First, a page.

I’m quite certain there’s such a thing as a “festival hangover”, the frisson that is watching new films buoyed by the steady stream of tweets and reasonably late writings. It happens all the time, with almost all film festivals I’d say. What we have now, though, is the ability to lull ourselves through this difficult phase: to watch films from previous editions of the same festival in the hopes of re-stabilizing your life from your all-out cinephile to your usual ordinary self in this inescapably Orwellian society.
Here are ten Cinemalaya films you can stream to ease you through the hangover.
Ang Panggagahasa Kay Fe (2009)
Beyond the directorial touches which would put Alvin Yapan on the map as an adept filmmaker, the brilliance of Ang Panggagahasa Kay Fe is in its doleful ironies. The story, though slim, is astutely told. It is of a woman who, in a world of terrible men, finds recluse in the mystic, thus, making the conscious mistranslation of the title apt—The Rapture Of Fe.
Babagwa, a crime drama about virtual delinquents, perfectly introduces Jason Paul Laxamana’s cinema. Some will consider it the blueprint for his new film Mercury Is Mine, but where in that film the main motivation is derangement, here, it’s pure, red-eyed, scathingly ironic cynicism.
It’s impossible to come out of Giancarlo Abrahan’s Dagitab in one piece, and this is due, in large part, of the brilliant performances. Eula Valdez’s disillusioned writer ironically is caught in a world of apathy, one in which stars die out far too quickly. The film itself is a complicated work, with Abrahan’s indulgences often hinder more than they enable, but one that’s technically sound and deeply affecting.
Jade Castro’s film about contractual laborers is less concerned about the social issue centered on its story—which it does, naturally, without being terribly dogmatic. It instead devotes its time with its protagonists who find true romance despite their routinely shifting work lives. The result is a resonant work that doesn’t bother becoming uproarious.
A sobering look at corruption and vigilantism, Pepe Diokno’s debut film Engkwentro is as relevant today as it was first released seven years ago. The decision to film it in “one shot” makes of its setting a labyrinth which its protagonists try to limp out of to escape, little anticipating the greater horrors that await outside.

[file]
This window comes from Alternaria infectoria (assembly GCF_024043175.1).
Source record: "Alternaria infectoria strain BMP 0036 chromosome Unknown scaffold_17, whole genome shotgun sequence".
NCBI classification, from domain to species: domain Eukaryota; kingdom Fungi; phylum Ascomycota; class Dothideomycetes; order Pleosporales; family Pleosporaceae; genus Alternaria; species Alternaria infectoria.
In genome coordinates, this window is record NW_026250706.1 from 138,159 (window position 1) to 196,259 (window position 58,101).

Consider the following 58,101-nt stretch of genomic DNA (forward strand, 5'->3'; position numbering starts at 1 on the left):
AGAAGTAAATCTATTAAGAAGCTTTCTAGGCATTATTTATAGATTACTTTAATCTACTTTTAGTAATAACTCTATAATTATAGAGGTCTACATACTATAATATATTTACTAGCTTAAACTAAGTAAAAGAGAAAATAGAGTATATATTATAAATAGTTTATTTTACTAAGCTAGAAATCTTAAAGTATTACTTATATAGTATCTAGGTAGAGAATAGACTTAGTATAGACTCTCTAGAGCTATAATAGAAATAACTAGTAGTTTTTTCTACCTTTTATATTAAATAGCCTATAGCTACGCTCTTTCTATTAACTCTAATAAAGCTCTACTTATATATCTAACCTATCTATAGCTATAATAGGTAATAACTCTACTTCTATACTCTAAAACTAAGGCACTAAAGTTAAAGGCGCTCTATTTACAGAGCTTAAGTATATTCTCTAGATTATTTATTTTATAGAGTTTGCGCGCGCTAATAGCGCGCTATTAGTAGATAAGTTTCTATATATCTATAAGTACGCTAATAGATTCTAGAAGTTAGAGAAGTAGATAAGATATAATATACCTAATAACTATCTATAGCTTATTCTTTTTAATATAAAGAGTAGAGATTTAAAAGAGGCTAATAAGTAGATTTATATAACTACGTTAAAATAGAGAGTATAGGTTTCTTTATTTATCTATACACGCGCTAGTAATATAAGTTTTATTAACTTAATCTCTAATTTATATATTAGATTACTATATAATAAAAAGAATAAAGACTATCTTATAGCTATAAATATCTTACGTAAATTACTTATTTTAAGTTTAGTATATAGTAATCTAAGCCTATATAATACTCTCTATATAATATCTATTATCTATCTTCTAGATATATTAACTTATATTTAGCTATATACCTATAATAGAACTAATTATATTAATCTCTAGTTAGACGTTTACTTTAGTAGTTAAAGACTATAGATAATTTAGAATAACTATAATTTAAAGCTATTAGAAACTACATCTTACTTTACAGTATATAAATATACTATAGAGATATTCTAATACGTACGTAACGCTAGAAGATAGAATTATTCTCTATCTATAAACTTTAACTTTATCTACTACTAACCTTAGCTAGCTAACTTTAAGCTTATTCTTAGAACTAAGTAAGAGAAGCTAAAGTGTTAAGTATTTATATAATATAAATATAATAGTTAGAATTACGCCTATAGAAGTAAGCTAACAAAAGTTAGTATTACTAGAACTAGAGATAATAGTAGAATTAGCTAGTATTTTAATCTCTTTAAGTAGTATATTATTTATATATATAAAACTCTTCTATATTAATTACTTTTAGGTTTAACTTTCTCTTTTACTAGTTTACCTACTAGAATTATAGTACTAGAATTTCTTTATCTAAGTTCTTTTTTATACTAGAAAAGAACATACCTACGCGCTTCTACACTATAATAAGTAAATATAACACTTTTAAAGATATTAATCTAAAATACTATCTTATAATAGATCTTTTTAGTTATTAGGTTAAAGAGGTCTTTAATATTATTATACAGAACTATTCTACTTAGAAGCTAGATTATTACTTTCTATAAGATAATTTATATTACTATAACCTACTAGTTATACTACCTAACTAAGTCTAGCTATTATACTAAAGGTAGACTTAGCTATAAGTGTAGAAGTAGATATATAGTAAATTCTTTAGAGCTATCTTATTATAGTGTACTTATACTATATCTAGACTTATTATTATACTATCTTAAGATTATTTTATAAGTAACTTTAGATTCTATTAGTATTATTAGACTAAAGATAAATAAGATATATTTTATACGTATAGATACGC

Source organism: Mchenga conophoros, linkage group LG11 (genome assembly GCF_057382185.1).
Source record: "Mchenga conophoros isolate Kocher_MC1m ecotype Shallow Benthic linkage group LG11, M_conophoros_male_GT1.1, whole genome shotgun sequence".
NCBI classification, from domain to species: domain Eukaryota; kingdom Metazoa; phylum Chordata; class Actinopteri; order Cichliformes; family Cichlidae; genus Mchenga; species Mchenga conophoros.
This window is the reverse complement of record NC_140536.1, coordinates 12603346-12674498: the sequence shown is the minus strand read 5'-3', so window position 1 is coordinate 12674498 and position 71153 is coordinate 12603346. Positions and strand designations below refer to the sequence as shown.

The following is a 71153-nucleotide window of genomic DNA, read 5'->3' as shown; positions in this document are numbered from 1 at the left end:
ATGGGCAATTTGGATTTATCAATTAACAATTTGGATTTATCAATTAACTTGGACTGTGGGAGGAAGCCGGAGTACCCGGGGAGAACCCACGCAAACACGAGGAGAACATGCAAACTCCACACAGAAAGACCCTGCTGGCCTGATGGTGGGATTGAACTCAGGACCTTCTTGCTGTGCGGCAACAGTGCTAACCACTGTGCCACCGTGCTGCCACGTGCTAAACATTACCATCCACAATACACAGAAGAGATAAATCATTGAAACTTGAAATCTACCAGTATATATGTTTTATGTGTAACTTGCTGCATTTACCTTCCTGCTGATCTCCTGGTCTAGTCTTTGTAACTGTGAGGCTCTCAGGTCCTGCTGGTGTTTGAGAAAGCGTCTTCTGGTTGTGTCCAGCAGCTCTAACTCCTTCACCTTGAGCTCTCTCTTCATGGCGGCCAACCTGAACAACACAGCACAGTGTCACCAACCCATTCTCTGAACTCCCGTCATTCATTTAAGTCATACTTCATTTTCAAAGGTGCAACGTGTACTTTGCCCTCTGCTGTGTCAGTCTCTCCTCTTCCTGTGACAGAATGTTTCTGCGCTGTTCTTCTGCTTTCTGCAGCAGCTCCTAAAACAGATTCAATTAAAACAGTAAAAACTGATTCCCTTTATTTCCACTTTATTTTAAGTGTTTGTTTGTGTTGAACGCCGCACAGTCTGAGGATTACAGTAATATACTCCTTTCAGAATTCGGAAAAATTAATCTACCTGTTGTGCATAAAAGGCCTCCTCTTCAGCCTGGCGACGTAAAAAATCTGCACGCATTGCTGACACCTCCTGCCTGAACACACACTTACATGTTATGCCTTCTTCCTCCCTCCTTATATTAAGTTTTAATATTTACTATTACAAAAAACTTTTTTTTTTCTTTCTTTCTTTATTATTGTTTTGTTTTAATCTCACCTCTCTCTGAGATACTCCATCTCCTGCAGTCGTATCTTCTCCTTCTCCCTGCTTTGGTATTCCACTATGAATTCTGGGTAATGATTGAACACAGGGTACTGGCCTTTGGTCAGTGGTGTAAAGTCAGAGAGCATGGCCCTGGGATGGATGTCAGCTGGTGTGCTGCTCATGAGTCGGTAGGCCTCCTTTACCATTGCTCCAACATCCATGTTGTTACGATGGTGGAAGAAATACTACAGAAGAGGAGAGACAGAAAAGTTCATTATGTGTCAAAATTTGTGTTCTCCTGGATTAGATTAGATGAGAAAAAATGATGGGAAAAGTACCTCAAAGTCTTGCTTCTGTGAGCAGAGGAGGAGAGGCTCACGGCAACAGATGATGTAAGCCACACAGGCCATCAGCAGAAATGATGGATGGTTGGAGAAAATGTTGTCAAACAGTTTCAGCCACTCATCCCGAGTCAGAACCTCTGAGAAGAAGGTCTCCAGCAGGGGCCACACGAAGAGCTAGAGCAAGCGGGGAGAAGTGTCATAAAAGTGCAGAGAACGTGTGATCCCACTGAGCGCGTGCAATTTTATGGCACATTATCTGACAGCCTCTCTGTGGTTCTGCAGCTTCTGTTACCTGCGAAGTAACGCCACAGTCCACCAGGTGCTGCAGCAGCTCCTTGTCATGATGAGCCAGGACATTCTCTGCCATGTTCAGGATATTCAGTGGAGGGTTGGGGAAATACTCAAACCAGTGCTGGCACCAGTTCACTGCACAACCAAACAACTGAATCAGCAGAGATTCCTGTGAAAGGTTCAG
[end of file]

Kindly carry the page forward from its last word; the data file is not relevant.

Films in the same turf as Jay, the late Francis Pasion’s first film, has said many things about the media. Its excesses are incredible and seemingly never-ending. Pasion’s film, however, deals less with these extremes—surely, Jeffrey Jeturian’s 2001 film Tuhog has already covered much ground, and Pasion is smart to recognize that—and instead focuses more on the journalist at the center of it all, played stunningly by Baron Geisler.
Milo Sogueco is not averse to melancholia. His first film, Sanglaan, though lean, is an affecting, crestfallen slice-of-life drama. His 2014 film, Mariquina, is of the same spirit, quite the same affinity for the ordinary. It is anchored by astute performances and deft direction that only serve right a beautiful, captivating tale of change.
Pepot Artista (2005)
Doy Del Mundo’s Pepoy Artista is one of the earliest gems from the festival, beloved by both critics and casual festival goers alike—and the appreciation for it hasn’t dwindled since. It is, like many great works, candidly introspective, and in this case focuses closely on our collective fascination with the celebrity, the “superstar”.
Sana Dati (2013)
Music is alchemy for the soul. It is perhaps for this reason why I’m completely enamored by Sana Dati, the third and final film from Jerrold Tarog’s Camera Trilogy. The film—which depicts moments before a wedding whose bride, inevitably, gets cold feet—feels, like Tarog’s other films, simultaneously assured and reckless. Every scene falls on the perfect time and hits the perfect pitch. That’s the luxury, I guess, of a music man, of knowing rhythm. Halfway through the film, I knew there was no going back. I knew I was completely enamored.
In Tribu, Jim Libiran’s effort towards authenticity is respectable. The film, shot vérité-style, features a cast of actual gang dwellers in Tondo, Manila, a gesture, which, Pamilya Ordinaryo belies (a well-made film can feel just as authentic). That said, my appreciation for this film does not dwindle. It’s a deeply unsettling view that shows far beyond the gang wars in the slums, a harrowing reflection that mirrors who we are.
Our friends at iflix are hard at work making these independent films available. It’s an incredible luxury, being able to watch these films on-demand. We didn’t have that just two, three years ago. Of course, films must be watched on a proper setting, which is inside the theater. No one should stop you, however, from watching these films when and where you please.
iflix has also just hooked up with another giveaway, which we’ll start very soon. In the meantime, first-time users can sign up for a free account, which comes with 30 days of uninterrupted streaming service, free.